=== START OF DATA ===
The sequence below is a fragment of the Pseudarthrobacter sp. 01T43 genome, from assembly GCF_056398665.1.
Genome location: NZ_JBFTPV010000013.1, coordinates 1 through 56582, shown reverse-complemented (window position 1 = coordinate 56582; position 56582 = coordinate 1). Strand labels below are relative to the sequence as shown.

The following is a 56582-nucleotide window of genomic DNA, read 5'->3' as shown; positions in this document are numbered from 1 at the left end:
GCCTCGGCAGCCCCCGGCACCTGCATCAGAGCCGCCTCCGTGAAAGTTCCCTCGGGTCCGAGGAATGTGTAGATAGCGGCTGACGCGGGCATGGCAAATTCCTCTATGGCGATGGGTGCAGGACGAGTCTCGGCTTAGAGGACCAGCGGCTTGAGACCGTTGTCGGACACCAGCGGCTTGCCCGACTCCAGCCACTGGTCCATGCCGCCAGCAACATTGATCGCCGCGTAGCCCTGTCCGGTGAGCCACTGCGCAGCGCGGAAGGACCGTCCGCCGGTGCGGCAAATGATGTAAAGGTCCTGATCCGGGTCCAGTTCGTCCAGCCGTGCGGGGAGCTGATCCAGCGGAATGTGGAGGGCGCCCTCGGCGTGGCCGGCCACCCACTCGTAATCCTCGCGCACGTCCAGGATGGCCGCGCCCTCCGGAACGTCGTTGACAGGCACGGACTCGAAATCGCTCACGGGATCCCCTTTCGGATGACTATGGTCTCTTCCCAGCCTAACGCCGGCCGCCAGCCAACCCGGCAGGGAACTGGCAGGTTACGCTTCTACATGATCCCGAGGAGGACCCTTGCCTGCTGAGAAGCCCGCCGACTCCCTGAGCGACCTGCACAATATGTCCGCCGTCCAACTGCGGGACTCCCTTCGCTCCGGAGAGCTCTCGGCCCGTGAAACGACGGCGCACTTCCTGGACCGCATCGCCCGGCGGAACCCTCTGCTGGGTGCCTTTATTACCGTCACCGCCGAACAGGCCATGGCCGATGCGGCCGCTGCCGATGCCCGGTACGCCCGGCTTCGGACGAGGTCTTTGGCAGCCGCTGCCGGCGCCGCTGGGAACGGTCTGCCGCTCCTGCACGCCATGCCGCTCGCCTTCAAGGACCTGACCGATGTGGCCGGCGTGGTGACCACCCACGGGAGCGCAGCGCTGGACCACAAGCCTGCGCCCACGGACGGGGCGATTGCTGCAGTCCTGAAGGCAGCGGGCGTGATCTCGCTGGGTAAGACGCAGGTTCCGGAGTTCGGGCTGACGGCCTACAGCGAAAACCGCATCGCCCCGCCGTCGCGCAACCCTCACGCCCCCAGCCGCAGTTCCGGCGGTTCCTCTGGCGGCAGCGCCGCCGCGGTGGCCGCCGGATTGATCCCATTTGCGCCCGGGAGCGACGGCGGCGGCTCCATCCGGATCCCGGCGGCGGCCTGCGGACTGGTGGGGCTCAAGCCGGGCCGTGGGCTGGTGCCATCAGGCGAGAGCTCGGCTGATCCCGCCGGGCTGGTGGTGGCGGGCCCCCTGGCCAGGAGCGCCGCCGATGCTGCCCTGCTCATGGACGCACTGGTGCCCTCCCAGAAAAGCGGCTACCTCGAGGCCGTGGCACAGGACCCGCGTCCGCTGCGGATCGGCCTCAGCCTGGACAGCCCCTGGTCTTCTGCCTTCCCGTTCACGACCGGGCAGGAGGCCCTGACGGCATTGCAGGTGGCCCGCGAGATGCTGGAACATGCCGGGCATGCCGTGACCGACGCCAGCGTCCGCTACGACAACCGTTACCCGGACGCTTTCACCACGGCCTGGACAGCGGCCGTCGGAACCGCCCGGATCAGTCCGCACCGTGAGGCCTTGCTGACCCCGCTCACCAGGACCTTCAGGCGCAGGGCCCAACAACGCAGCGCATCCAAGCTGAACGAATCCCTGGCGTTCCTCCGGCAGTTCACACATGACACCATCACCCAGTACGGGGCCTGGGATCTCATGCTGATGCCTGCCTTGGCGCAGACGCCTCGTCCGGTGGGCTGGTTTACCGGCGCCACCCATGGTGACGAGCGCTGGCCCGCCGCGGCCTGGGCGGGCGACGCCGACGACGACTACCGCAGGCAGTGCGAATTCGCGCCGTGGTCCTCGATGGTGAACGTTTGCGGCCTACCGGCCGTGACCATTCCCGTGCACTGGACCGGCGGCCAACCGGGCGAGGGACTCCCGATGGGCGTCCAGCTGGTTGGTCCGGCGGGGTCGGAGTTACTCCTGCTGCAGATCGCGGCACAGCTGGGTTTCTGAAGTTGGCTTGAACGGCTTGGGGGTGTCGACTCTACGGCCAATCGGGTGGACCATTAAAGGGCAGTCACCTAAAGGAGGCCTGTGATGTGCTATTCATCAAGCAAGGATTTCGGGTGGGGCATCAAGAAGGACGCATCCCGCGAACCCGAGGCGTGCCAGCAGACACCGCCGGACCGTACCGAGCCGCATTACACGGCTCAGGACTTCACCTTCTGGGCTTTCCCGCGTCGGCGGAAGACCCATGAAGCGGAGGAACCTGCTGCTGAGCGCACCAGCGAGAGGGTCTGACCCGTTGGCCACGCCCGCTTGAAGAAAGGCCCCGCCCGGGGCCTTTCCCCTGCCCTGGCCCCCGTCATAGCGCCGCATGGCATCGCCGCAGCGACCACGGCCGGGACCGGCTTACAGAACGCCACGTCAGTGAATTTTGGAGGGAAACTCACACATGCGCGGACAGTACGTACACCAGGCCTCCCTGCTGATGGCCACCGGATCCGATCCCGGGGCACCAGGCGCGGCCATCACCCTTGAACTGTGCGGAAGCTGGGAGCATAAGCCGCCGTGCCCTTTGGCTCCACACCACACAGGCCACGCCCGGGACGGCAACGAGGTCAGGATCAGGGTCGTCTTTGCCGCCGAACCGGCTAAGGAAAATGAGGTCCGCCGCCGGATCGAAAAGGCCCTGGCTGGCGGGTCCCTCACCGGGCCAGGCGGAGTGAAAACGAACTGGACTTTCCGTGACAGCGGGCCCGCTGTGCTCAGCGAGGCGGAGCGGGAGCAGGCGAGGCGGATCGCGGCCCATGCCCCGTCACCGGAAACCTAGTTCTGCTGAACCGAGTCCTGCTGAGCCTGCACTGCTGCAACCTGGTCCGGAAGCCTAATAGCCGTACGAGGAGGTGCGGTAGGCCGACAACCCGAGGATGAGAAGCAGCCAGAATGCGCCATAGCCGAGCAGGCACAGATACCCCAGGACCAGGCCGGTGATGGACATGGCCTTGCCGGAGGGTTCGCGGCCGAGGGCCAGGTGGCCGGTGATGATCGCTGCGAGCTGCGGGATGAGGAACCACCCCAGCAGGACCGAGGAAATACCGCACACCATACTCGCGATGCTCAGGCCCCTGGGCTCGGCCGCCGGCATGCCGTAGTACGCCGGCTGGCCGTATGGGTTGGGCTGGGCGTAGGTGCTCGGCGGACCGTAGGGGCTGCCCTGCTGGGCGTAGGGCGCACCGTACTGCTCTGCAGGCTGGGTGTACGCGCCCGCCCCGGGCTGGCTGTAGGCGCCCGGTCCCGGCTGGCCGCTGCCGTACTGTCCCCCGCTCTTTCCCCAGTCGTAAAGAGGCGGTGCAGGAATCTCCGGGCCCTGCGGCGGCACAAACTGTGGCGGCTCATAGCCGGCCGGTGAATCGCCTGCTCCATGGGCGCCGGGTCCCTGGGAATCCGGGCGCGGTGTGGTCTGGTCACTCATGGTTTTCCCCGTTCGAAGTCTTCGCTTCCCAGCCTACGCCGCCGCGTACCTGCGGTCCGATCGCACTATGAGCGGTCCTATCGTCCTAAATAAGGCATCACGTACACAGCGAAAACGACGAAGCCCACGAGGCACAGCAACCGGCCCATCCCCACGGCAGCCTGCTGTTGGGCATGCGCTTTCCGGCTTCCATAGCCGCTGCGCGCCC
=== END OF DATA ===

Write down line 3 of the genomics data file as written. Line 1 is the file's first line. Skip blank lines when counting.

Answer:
The following is a 56582-nucleotide window of genomic DNA, read 5'->3' as shown; positions in this document are numbered from 1 at the left end: